AUSTIN (Texas Tribune) — The U.S. Department of Education exempted Baylor University from sexual harassment claims regulated under Title IX last month after the Christian university asked the agency to dismiss discrimination complaints made by students, arguing that the claims were inconsistent with the university’s religious tenets.
After LGBTQ+ students filed several Title IX discrimination complaints against the Waco-based university — in one case for failing to address homophobic harassment by a former student’s peers — Baylor wrote to the agency’s Office for Civil Rights, arguing that the federal government previously recognized that the university is exempt from certain aspects of civil rights laws.
Lori Fogleman, the university’s assistant vice president of media and public relations, lamented that Baylor’s religious exemption was being mischaracterized as a “broad-based exception to sexual harassment.”
Instead, she said in a statement that “Baylor is responding to current considerations by the U.S. Department of Education to move to an expanded definition of sexual harassment, which could infringe on Baylor’s rights under the U.S. Constitution, as well as Title IX, to conduct its affairs in a manner consistent with its religious beliefs.”
Title IX, the federal civil rights law that protects against sex-based discrimination in educational programs and activities, has expanded in recent years. In 2021, President Joe Biden said those protections should also include LGBTQ+ students.
The expansion has exposed rifts between faith-based or conservative-led public schools and universities and LGBTQ+ people seeking protection.
In May, Baylor President Linda Livingstone sent a letter to the federal education agency requesting that its civil rights office dismiss several complaints made by LGBTQ+ students, citing the university’s stance against same-sex relationships and sexual conduct.
Livingstone wrote that because Baylor believes marriage is between a man and a woman and “affirms the biblical understanding of sexuality as a gift from God,” the university should be exempt from Title IX requirements that contradict those Baptist doctrines.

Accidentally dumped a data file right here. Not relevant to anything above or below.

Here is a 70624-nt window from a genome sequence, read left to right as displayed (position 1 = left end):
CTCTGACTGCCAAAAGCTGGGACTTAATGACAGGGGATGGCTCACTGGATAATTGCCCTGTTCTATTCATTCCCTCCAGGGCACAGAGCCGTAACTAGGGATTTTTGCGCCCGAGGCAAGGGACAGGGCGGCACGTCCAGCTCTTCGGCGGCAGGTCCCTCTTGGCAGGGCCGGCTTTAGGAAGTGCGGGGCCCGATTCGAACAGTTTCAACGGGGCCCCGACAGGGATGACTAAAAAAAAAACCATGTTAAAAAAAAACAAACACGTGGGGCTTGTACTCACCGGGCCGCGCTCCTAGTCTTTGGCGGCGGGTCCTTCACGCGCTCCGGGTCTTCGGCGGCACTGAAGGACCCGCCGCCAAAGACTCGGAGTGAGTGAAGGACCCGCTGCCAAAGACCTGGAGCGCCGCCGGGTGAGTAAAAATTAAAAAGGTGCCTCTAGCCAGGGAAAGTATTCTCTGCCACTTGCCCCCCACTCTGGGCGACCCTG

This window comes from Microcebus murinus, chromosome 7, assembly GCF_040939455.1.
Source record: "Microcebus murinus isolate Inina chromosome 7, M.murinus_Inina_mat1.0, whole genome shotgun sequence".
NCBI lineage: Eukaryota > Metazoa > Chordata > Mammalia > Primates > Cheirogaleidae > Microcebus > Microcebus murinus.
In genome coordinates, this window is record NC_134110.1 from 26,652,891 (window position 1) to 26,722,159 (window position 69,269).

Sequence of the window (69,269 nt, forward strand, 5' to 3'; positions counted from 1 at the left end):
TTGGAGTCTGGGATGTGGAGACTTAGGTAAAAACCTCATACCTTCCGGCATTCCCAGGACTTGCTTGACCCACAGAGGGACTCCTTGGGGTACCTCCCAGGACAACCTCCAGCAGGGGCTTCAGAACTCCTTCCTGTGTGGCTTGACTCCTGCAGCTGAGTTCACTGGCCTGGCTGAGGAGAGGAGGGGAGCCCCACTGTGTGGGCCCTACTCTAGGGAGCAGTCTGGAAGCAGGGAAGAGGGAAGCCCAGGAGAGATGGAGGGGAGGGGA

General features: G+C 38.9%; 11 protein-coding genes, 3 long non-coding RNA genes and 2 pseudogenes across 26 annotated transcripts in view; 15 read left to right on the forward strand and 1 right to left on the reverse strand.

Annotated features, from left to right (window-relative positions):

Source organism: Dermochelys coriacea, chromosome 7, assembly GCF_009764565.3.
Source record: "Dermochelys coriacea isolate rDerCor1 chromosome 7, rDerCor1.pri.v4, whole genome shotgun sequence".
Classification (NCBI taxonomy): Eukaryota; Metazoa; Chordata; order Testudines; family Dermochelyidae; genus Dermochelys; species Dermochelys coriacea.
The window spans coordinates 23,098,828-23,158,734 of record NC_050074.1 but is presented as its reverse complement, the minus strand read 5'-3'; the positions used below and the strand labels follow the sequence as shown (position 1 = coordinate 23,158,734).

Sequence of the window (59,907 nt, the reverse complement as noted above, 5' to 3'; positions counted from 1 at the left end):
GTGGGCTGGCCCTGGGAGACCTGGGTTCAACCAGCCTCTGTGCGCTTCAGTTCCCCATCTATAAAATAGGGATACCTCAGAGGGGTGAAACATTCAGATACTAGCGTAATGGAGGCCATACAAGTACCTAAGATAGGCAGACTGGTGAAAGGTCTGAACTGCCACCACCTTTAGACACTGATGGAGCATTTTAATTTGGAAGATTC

The agency responded in July with a list of Title IX provisions that Baylor was exempt from on the grounds “that they are inconsistent with the University’s religious tenets.” Included in that list were regulations prohibiting sexual harassment.
Baylor’s request for a religious exemption to Title IX can be traced to several discrimination complaints LGBTQ+ students filed as long as two years ago.
While she was a student at Baylor, Veronica Bonifacio Penales found sticky notes with homophobic slurs on her dorm room door. She said she received similar comments from peers on social media. Claiming Baylor did nothing to address the harassment, Penales filed a discrimination complaint against the university in March 2021.
Penales also claimed the university’s policies on gay and lesbian relationships forced her to hide her sexual orientation as a queer woman, despite Baylor saying it values diversity and inclusion.
She took issue with the school’s civil rights policy, which states that as a religiously controlled university, Baylor is exempt from complying with certain aspects of civil rights laws.
“This statement tells me that Baylor cares more about its right to discriminate against queer and other students than it does about the health and safety of its queer and other students,” Penales wrote in her declaration for the discrimination complaint.
More than two years after Penales filed her complaint, Baylor received notice from the federal agency that its religious exemption to Title IX includes sexual harassment prohibitions.
The education department’s letter doesn’t mean Penales’ complaint is immediately closed, but that’s a likely outcome, said Paul Carlos Southwick, director of the Religious Exemption Accountability Project, an advocacy group that filed a complaint on behalf of Penales. The civil rights office still needs to determine if Penales’ Title IX complaint should be dismissed, Southwick said.
Southwick said in the history of Title IX, no other university has requested such an exemption.
“It doesn’t appear to meet a wholesale exemption from sexual harassment regulations, but the language is really vague in general,” Southwick said.
Elizabeth Reiner Platt, the director of the Law, Rights, and Religion Project at Columbia Law School, said in a statement to The Texas Tribune that this exemption was disappointing coming from a governmental agency tasked with protecting civil rights.
“This decision is the latest example of religious exemptions being expanded in ways that undermine equality rights and, ultimately, harm religious communities,” she said.
Baylor has a rocky history with Title IX compliance. In 2016, the education department investigated the university over allegations that it failed to address numerous sexual violence claims, many of which were made against football players.
Both head football coach Art Briles and university President Ken Starr were ousted after a damning report found that administrators failed to notify authorities of allegations against football players, even after speaking with victims.
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This article originally appeared in The Texas Tribune at www.texastribune.org. The Texas Tribune is a nonprofit, nonpartisan media organization that informs Texans – and engages with them – about public policy, politics, government and statewide issues.